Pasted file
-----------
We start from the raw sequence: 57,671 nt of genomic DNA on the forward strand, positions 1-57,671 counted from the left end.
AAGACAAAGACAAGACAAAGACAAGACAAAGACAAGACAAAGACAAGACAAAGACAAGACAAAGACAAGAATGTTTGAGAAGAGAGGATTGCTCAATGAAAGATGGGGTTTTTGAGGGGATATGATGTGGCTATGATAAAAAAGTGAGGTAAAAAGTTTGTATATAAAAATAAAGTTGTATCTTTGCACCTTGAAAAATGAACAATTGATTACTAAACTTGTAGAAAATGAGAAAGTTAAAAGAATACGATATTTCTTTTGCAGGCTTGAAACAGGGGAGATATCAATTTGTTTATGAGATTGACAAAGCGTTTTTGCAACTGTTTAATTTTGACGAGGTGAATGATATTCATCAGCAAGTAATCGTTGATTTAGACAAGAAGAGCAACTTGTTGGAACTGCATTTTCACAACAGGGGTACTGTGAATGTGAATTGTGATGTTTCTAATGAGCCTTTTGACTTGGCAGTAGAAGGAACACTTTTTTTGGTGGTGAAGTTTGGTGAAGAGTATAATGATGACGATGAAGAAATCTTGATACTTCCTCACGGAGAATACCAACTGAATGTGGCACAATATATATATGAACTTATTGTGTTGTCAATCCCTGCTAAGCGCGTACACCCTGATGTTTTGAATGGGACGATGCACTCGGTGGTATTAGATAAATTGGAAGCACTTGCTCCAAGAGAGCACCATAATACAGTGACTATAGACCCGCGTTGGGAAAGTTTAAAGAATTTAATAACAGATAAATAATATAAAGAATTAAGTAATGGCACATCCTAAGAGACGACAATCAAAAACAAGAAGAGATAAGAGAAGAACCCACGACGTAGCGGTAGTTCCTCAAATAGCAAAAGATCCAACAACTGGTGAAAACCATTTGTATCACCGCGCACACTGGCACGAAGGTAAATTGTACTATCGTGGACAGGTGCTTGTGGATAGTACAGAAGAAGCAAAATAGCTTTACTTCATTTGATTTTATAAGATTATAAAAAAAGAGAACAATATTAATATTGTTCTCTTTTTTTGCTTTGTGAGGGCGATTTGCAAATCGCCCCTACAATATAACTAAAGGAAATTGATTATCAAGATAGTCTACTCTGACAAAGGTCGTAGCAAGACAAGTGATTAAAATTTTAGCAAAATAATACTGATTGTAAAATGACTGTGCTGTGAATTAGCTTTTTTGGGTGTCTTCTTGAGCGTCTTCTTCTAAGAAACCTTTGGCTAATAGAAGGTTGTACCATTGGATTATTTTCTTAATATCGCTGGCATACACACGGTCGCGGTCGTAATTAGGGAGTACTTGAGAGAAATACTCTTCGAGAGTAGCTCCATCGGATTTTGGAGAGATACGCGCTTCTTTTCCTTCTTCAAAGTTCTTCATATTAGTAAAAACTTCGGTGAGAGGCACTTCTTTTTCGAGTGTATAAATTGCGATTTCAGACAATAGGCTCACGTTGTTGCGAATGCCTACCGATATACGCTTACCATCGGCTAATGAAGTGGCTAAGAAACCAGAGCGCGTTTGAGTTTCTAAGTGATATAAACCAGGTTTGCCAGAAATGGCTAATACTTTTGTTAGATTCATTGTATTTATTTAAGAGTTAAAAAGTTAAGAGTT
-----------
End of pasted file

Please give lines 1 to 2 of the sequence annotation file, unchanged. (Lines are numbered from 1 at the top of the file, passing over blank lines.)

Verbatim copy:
We start from the raw sequence: 57,671 nt of genomic DNA on the forward strand, positions 1-57,671 counted from the left end.
AAGACAAAGACAAGACAAAGACAAGACAAAGACAAGACAAAGACAAGACAAAGACAAGACAAAGACAAGAATGTTTGAGAAGAGAGGATTGCTCAATGAAAGATGGGGTTTTTGAGGGGATATGATGTGGCTATGATAAAAAAGTGAGGTAAAAAGTTTGTATATAAAAATAAAGTTGTATCTTTGCACCTTGAAAAATGAACAATTGATTACTAAACTTGTAGAAAATGAGAAAGTTAAAAGAATACGATATTTCTTTTGCAGGCTTGAAACAGGGGAGATATCAATTTGTTTATGAGATTGACAAAGCGTTTTTGCAACTGTTTAATTTTGACGAGGTGAATGATATTCATCAGCAAGTAATCGTTGATTTAGACAAGAAGAGCAACTTGTTGGAACTGCATTTTCACAACAGGGGTACTGTGAATGTGAATTGTGATGTTTCTAATGAGCCTTTTGACTTGGCAGTAGAAGGAACACTTTTTTTGGTGGTGAAGTTTGGTGAAGAGTATAATGATGACGATGAAGAAATCTTGATACTTCCTCACGGAGAATACCAACTGAATGTGGCACAATATATATATGAACTTATTGTGTTGTCAATCCCTGCTAAGCGCGTACACCCTGATGTTTTGAATGGGACGATGCACTCGGTGGTATTAGATAAATTGGAAGCACTTGCTCCAAGAGAGCACCATAATACAGTGACTATAGACCCGCGTTGGGAAAGTTTAAAGAATTTAATAACAGATAAATAATATAAAGAATTAAGTAATGGCACATCCTAAGAGACGACAATCAAAAACAAGAAGAGATAAGAGAAGAACCCACGACGTAGCGGTAGTTCCTCAAATAGCAAAAGATCCAACAACTGGTGAAAACCATTTGTATCACCGCGCACACTGGCACGAAGGTAAATTGTACTATCGTGGACAGGTGCTTGTGGATAGTACAGAAGAAGCAAAATAGCTTTACTTCATTTGATTTTATAAGATTATAAAAAAAGAGAACAATATTAATATTGTTCTCTTTTTTTGCTTTGTGAGGGCGATTTGCAAATCGCCCCTACAATATAACTAAAGGAAATTGATTATCAAGATAGTCTACTCTGACAAAGGTCGTAGCAAGACAAGTGATTAAAATTTTAGCAAAATAATACTGATTGTAAAATGACTGTGCTGTGAATTAGCTTTTTTGGGTGTCTTCTTGAGCGTCTTCTTCTAAGAAACCTTTGGCTAATAGAAGGTTGTACCATTGGATTATTTTCTTAATATCGCTGGCATACACACGGTCGCGGTCGTAATTAGGGAGTACTTGAGAGAAATACTCTTCGAGAGTAGCTCCATCGGATTTTGGAGAGATACGCGCTTCTTTTCCTTCTTCAAAGTTCTTCATATTAGTAAAAACTTCGGTGAGAGGCACTTCTTTTTCGAGTGTATAAATTGCGATTTCAGACAATAGGCTCACGTTGTTGCGAATGCCTACCGATATACGCTTACCATCGGCTAATGAAGTGGCTAAGAAACCAGAGCGCGTTTGAGTTTCTAAGTGATATAAACCAGGTTTGCCAGAAATGGCTAATACTTTTGTTAGATTCATTGTATTTATTTAAGAGTTAAAAAGTTAAGAGTT